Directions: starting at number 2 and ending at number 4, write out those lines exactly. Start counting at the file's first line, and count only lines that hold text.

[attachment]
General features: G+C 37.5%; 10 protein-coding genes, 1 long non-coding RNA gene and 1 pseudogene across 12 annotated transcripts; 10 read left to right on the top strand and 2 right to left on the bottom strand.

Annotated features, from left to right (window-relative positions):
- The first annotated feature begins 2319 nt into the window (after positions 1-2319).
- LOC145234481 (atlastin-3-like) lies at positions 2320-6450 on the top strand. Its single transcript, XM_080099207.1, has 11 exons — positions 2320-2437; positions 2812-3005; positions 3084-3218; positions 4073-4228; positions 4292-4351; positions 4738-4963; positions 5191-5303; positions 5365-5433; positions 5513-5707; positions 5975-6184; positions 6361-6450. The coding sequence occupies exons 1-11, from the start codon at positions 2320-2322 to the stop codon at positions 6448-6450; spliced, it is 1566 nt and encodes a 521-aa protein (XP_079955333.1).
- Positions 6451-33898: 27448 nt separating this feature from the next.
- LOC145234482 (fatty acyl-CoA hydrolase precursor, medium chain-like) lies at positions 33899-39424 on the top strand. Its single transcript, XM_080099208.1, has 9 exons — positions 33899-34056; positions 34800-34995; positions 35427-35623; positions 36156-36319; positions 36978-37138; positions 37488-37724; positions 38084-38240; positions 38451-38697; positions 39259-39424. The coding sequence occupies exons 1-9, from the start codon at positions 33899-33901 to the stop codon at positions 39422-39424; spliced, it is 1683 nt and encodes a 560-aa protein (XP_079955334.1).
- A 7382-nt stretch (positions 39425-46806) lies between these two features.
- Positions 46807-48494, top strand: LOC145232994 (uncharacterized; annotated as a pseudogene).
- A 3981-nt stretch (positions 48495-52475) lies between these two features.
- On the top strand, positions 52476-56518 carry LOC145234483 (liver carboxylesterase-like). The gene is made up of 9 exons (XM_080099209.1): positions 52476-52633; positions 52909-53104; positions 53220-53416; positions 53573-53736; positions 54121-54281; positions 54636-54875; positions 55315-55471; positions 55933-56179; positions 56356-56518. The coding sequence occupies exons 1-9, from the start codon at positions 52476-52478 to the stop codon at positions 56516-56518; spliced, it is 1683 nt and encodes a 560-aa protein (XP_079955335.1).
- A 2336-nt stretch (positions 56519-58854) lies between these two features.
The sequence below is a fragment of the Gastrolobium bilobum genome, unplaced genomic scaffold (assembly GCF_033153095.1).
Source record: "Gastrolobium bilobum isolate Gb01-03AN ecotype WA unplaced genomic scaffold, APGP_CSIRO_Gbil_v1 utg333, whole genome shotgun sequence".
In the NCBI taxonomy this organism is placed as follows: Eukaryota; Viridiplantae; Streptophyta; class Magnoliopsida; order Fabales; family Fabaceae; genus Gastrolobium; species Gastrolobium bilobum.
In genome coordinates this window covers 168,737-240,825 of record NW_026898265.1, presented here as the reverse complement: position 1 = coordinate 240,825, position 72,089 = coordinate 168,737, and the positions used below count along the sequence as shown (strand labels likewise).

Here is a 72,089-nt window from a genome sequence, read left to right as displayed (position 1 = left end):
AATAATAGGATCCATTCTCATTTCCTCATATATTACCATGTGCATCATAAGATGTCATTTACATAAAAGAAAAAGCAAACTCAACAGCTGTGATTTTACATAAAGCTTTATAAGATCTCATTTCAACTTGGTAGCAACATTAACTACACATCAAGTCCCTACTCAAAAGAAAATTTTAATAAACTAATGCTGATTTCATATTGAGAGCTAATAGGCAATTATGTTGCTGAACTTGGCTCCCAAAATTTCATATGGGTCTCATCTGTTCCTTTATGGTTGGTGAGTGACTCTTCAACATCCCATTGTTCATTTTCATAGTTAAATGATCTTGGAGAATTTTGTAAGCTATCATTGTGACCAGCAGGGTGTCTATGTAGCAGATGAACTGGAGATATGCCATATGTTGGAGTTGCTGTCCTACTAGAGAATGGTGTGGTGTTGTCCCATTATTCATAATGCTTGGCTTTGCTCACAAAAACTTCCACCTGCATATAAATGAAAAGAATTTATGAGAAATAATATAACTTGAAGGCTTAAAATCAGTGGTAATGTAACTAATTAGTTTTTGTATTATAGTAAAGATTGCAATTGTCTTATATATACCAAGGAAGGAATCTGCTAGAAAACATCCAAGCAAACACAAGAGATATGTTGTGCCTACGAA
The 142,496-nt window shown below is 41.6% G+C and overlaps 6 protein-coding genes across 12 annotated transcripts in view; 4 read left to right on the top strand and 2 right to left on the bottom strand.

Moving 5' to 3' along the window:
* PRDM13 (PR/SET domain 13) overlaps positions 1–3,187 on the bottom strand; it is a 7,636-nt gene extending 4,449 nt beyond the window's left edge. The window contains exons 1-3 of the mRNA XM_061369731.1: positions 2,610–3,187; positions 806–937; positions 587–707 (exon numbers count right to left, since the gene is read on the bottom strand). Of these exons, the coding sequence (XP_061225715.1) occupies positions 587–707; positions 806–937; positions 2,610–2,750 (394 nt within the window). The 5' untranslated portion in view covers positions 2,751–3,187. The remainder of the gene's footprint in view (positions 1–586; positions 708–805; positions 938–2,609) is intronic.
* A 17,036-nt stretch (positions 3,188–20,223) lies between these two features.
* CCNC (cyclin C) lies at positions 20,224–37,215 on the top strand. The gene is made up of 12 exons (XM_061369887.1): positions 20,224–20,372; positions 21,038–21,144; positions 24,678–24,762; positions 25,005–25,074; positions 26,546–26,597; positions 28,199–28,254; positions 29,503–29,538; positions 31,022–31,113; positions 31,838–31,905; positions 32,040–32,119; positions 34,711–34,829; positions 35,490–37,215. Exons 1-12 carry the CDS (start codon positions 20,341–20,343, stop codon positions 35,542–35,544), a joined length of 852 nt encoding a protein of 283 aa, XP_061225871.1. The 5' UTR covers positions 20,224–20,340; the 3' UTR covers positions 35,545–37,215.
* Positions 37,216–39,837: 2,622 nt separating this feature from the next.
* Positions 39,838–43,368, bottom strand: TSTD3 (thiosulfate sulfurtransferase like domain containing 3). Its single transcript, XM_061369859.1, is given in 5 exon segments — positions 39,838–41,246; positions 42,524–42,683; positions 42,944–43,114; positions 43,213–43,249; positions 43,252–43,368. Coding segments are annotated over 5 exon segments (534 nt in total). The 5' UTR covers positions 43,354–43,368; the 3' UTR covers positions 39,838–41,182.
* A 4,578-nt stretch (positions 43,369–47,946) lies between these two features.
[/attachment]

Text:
Annotated features, from left to right (window-relative positions):
- The first annotated feature begins 2319 nt into the window (after positions 1-2319).
- LOC145234481 (atlastin-3-like) lies at positions 2320-6450 on the top strand. Its single transcript, XM_080099207.1, has 11 exons — positions 2320-2437; positions 2812-3005; positions 3084-3218; positions 4073-4228; positions 4292-4351; positions 4738-4963; positions 5191-5303; positions 5365-5433; positions 5513-5707; positions 5975-6184; positions 6361-6450. The coding sequence occupies exons 1-11, from the start codon at positions 2320-2322 to the stop codon at positions 6448-6450; spliced, it is 1566 nt and encodes a 521-aa protein (XP_079955333.1).